Being a Horse Show Braider

Get Career Info on Job Duties, Salary, and More

Horse with braided mane
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Professional horse show braiders plait equine manes and tails for competition. Horse show braiding is both a skill and an art. Mane braiding involves the creation of dozens of separate plaits to cover the entire neck. These braids are often sewn in with yarn or secured with rubber bands. There are several different styles of braid including “button braids” for dressage, traditional knotted braids for hunter/jumper events, and banding for Western events.


A braider may braid and re-braid a horse several times during a multi-day show, or provide touch-ups when certain braids are loosened or begin to frizz. Braiders use equipment such as yarn, heavy thread, bands, combs, hair gel, clips, and step stools to assist with the braiding process. Many braiders wear a customized belt or apron that holds their equipment within easy reach.

Professional braiders should be sure to maintain a photo book or website featuring examples of their workmanship. It only takes a few moments to document a successful braiding job, and that documentation can be invaluable when soliciting new clients.

Those looking to get involved in professional braiding must be prepared to get up very early in the morning (or work all night) to ensure that clients are ready for competition. This is also a travel-intensive career, as braiders must visit clients at many different locations on the show circuit.

Career Options

Professional braiders can specialize by offering one particular type of braiding, or they may choose to offer braiding for several different types of competition. Each discipline has a different standard “look” and it can take some time to master each style.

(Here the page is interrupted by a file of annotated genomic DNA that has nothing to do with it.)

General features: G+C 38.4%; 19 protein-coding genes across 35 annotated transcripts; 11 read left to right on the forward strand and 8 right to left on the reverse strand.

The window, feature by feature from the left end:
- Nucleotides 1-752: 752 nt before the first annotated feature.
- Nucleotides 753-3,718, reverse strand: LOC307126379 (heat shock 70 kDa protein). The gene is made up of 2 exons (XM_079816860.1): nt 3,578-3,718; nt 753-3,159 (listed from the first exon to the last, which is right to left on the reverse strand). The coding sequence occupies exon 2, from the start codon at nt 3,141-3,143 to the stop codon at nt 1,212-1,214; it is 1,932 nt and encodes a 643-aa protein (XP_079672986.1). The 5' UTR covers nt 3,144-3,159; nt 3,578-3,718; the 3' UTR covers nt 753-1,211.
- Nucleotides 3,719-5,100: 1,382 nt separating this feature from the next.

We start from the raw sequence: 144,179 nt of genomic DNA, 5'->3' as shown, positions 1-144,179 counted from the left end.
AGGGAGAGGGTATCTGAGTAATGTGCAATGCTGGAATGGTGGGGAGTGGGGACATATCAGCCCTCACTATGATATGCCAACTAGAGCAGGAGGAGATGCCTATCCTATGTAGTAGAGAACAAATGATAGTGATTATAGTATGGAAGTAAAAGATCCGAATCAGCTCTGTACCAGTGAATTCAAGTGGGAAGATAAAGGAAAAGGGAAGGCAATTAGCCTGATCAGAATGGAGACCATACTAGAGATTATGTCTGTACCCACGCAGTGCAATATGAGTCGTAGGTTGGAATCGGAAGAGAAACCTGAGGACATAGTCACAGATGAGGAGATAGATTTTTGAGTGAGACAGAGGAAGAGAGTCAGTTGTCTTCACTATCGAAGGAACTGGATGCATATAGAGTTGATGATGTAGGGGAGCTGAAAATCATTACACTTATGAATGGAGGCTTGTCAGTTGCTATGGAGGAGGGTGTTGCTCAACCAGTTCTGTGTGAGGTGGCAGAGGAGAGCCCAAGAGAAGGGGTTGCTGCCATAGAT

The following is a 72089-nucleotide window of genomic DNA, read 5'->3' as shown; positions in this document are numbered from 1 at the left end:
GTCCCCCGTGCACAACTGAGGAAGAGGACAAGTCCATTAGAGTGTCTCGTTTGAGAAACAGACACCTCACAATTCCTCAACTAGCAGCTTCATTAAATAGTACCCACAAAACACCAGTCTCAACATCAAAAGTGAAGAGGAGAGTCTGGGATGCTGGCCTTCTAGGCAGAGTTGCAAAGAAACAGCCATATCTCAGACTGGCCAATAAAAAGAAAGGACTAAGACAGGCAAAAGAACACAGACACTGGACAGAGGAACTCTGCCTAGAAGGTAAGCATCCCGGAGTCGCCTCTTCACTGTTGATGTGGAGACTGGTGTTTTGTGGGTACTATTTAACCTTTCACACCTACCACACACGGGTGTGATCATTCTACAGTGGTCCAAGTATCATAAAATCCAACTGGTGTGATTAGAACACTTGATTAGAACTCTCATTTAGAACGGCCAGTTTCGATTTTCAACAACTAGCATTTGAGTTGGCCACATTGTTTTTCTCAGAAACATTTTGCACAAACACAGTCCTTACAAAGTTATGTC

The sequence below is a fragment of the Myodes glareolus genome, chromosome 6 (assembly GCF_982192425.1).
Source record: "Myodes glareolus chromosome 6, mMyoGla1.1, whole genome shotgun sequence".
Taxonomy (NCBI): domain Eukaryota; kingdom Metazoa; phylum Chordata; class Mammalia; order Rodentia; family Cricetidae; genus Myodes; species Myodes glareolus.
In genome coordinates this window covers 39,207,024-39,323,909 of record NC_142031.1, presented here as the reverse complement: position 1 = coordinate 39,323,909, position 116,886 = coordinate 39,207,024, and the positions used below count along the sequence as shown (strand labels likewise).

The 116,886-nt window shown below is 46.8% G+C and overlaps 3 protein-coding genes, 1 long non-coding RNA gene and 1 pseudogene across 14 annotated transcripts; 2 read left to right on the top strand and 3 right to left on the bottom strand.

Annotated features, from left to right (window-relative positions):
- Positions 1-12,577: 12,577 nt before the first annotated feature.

It is possible to have a full-time braiding business, but most professional braiders operate on a part-time basis. The part-time practitioners supplement their income by providing additional grooming services (such as clipping or mane pulling) or having another sideline equine business (teaching lessons, boarding, etc). Some braiders also give clinics to teach others how to braid or make their own instructional products and braiding kits to sell.

Education & Training

Braiders must learn by experience and extensive practice. They may learn more quickly by shadowing a skilled braider and assisting them at shows, especially if they have already mastered the basics. There are also many DVDs and books on the subject that can demonstrate the best braiding techniques. In the end, repetition is critical in developing the skill necessary to create polished and professional braids.

Braiders must have excellent horsemanship skills and a strong knowledge of equine behavior. Their horse handling skills must be top notch, and they need to be comfortable working alone in a horse’s stall at night with minimal or no assistance available.

This career path also requires excellent networking, marketing, and communication skills to interact effectively with riders and trainers. It is a reputation-based business, so it is particularly important that a braider provides excellent and reliable service to build up a solid client base that will lead to additional referrals. Many braiders start by doing their own horses (or those owned by a friend) at lower level shows, working their way up to top-level shows as they gain experience and recognition in the community.


The cost for braiding a horse (both mane and tail) usually ranges from $50 to $100 depending on the show circuit and accepted going rates in the area. Salary is, of course, dependent on how many horses a braider can schedule, the quality of their work, their reputation in the business, and how efficiently they are able to complete a braiding appointment. Those working at “A” level shows can expect to earn top dollar for their services. Most pro braiders can complete a mane and tail in well under an hour.

Career Outlook

Horse shows continue to be big business in the equine industry, and professional mane braiders have become more common in recent years. A skilled braider should have little trouble finding at least a few clients to begin carving out a niche business, and this can certainly develop into a full-time career option over time.